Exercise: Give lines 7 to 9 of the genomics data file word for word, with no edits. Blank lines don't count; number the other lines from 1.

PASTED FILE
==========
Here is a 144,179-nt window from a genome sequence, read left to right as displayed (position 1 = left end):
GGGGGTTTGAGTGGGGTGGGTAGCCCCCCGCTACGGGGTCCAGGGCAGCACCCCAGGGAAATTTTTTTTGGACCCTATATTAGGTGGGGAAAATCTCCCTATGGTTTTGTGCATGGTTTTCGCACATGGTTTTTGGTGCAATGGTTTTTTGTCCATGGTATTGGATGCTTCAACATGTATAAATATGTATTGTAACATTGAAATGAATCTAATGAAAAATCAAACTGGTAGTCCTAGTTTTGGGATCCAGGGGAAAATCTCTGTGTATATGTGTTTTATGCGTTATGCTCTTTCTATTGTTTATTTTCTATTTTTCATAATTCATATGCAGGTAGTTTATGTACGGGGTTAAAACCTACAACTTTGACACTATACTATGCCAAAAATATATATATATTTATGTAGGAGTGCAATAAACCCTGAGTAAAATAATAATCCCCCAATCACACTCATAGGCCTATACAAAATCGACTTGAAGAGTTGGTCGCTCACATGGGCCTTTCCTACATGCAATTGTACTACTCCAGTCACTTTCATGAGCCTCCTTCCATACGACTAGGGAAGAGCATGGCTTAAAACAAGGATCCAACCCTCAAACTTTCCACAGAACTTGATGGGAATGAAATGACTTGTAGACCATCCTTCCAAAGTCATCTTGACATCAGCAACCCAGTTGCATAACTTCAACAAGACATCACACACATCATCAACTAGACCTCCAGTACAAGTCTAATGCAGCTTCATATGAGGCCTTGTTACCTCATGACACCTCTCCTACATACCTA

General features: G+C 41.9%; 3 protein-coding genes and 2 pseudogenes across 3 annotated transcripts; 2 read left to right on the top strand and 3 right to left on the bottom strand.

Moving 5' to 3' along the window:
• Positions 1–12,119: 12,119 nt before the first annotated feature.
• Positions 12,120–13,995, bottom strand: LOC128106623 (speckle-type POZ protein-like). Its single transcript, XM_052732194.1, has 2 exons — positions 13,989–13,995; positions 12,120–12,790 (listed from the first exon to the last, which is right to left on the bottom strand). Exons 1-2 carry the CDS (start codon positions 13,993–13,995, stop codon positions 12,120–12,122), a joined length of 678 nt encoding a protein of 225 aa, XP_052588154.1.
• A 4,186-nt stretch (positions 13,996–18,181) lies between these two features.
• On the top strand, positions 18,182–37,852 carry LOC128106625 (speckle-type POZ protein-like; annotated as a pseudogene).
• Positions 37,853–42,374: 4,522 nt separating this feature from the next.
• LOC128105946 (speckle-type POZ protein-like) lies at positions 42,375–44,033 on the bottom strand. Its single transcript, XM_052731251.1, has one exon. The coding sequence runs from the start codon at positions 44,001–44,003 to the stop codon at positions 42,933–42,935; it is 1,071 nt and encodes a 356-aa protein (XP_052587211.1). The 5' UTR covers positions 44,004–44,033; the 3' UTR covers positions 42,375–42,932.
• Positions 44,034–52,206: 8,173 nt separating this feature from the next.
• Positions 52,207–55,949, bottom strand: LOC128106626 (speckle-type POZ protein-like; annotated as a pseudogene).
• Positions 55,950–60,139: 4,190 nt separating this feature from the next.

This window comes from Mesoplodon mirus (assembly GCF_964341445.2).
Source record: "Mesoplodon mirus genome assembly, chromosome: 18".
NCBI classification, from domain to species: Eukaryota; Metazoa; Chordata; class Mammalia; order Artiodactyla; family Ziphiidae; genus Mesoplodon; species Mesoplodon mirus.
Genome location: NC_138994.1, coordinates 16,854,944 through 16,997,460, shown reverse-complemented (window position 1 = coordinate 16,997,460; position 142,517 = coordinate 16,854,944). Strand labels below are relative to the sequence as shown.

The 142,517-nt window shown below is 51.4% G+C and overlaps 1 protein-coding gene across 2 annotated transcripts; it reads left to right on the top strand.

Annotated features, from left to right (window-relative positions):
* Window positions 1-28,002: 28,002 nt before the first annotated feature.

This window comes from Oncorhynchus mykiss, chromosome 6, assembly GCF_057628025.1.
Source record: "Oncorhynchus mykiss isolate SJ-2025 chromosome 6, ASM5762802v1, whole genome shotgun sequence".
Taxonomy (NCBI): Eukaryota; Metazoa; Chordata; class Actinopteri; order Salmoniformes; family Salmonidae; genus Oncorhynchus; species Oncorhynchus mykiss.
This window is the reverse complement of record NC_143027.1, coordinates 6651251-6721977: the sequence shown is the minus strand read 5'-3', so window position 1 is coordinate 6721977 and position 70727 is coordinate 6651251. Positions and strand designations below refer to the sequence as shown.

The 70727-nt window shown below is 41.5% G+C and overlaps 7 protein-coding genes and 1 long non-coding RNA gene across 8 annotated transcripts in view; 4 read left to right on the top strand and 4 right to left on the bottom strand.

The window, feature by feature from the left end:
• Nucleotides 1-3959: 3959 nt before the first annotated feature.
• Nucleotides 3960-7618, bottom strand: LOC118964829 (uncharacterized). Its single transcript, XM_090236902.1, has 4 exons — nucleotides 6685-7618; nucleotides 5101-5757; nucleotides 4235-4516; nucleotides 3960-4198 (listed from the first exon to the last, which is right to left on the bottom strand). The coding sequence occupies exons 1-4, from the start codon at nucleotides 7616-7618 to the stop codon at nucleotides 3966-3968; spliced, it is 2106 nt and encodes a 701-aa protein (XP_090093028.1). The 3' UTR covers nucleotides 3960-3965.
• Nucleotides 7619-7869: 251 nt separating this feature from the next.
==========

• A 4,186-nt stretch (positions 13,996–18,181) lies between these two features.
• On the top strand, positions 18,182–37,852 carry LOC128106625 (speckle-type POZ protein-like; annotated as a pseudogene).
• Positions 37,853–42,374: 4,522 nt separating this feature from the next.